Torrance's review can be divided into two basic parts which we'll refer to as "pre-scathing" and "scathing" (There is really also a third section in which Torrance comments on Cornelius Van Til's introduction, which I would call "uber-scathing"). In the pre-scathing section Torrance lauds Warfield's "sober and scholarly" contribution to a serious study of the Scripture's teachings about itself. Even here, however, Torrance accuses Warfield of "reading too readily time-conditioned philosophical categories and nuances into NT terms which are actually alien to them." Nevertheless, Torrance gives Warfield praise for the far reaching insight that the word inspiration is not itself exactly biblical in its meaning. The Greek word (theopnuestos) rendered "inspiration" by the KJV should not be understood as something originally human that is subsequently breathed into (in-spired) by God, but as being instead breathed out by God in its entirety. (Torrance and Warfield might have been more pleased with the NIV's rendering, "God-breathed"). Indeed, we must understand God to be sovereign over the production of the Bible so that he does not only move the authors by the Holy Spirit in the moment of writing, but previously guides human history, the history of salvation in Israel and in Jesus Christ, and the lives of the biblical authors themselves right up to the moments of writing and beyond - all under the Holy Spirit's guiding hand.
Torrance cites a metaphor Warfield uses in which one objects that just as light coming through a stained glass window is discolored by the glass, so any word of God that came through a man must be tainted by the mind of that man. Warfield responds that just as the architect of a cathedral designs the stained glass windows to give the incoming light just the effects that they give it, so God has formed the personalities of the biblical writers so that they express His words just the way the do so that they are in fact His chosen words. Up to this point Torrance raises no objection to Warfield's account, but don't hold your breath.
About the midpoint of the review Torrance changes his tone to that of "profound disagreement" by announcing that "It is clear that his whole doctrine of revelation and inspiration is bound up with a philosophical doctrine of predestination, in which Biblical eschatology is ousted for an un-Biblical notion of rational causation." This is a curious feature of Warfield's, and as far as I know virtually all of the old Princeton and Westminster theologians' understanding of biblical inspiration: it totally doesn't work outside of a fully determinist understanding of divine providence. Seeing that Torrance holds strong views of the reality of freedom, not just for humans, but for all of the creation as its contingent orderly structures open up to higher and higher levels of order, its understandable that he would be aghast at the notion of tying biblical authority to a determinist view of the universe.
Torrance also has a problem with how Warfield's understanding of inspiration has God's influence totally overwhelm the affects of sin in the authors' minds as they write. Here we get into the discussion of the analogy between Christ and Scripture. Torrance insists that the Bible's dual nature, that of God's Word and men's words, derives from Christ dual nature as the God-man. The first important thing here is that Christ, though always sinless, nevertheless binds God's eternal holy nature to humanity's fallen sinful nature; Christ takes sinfulness upon himself. In Torrance's view, Warfield just does not take this full reality of Christ's assumption of a sinful human nature seriously because he cannot take the full reality of a human Bible seriously but instead overwhelms the human with the divine in a kind of Apollinarian biblicism.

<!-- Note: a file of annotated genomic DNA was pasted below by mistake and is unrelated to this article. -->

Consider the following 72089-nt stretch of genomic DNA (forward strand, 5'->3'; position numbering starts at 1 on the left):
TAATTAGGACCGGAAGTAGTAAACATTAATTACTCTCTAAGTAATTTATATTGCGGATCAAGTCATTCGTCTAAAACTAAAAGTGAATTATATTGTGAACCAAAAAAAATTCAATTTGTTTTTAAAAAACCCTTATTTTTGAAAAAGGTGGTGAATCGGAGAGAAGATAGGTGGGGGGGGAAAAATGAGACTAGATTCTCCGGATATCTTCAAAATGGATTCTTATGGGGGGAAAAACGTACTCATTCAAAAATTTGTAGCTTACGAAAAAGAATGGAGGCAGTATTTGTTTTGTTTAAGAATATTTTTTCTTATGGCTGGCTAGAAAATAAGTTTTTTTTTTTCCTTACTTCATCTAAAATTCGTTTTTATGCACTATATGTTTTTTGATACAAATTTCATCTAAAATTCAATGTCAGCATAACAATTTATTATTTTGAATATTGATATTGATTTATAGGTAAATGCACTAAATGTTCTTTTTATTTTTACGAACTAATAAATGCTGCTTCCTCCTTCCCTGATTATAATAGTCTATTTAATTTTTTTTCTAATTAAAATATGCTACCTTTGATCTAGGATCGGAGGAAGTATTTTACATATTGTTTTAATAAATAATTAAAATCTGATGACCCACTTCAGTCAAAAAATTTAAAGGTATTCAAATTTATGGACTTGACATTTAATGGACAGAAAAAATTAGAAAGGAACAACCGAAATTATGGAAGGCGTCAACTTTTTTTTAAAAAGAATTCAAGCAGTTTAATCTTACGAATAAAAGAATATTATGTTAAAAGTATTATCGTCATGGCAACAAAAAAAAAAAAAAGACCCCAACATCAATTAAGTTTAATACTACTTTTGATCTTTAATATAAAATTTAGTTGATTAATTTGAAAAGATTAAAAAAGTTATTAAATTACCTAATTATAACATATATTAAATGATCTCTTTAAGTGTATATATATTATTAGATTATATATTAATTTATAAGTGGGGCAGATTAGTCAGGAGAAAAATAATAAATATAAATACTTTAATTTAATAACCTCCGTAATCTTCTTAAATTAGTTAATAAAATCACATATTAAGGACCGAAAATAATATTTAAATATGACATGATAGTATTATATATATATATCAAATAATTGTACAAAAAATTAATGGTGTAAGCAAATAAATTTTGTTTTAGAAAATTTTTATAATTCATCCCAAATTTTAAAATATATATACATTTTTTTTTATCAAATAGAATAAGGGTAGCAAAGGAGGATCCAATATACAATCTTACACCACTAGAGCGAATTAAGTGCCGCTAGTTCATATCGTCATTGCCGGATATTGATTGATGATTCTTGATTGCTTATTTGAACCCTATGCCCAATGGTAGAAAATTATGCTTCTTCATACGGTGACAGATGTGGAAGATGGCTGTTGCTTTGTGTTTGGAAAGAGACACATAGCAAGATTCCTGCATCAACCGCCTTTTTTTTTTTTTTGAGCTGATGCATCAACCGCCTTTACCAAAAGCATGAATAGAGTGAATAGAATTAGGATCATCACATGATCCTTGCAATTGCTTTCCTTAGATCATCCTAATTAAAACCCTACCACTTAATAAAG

The second important thing to note here is that there are two important differences between Christ's two natures and the Bible's two natures. The first difference is this: there is a divine drama in the life of Christ in which the eternal holy God takes the sinfulness of humanity into himself by becoming a human, taking on the full curse of sin and death for us and then coming back to life as the first fruits of a new perfected humanity, free from the taint of sin. This divine drama is unrepeatable because it accomplishes once and for all God's eternal plan of redemption. The Bible itself is not like this. Its union of divine and human action cannot repeat Christ's overcoming of sin but is instead a part of the as yet still fallen world. The Bible is God's Word to us, but, Torrance says, "only in conditions of imperfection and limitation, in eschatological suspension." Torrance goes on,
But the miracle is that even now in spite of sin and imperfection and the limitations of a fallen humanity, in spite of the earthen vessel which mediates to us the Word of Life, we are given to hear the living Voice of the Lord Himself, and to see the Light Eternal.
The second difference is that in Christ God and Man are related in a unique way: the Word of God is incarnate. The Bible is not another incarnation. The meaning and authority of Scripture must rest in the one true incarnation of the Word in Christ. But Warfield, as Torrance sees it, will not put Scripture in its proper place subordinate to the incarnate Savior, but instead elevates it alongside of Christ by seeing it as the incarnation of the Holy Spirit:
The basic error that lurks in the scholastic idea of verbal inspiration is that it amounts to an incarnation of the Holy Spirit. It is only strictly christological theology which can obviate that heresy, but Dr. Warfield's theory of inspiration neglects the christological basis of the doctrine of Scripture, and fails therefore to take the measure of both the mystery of revelation and the depth of sin in the human mind.What do we make of Torrance's treatment of Warfield's doctrine of Scripture?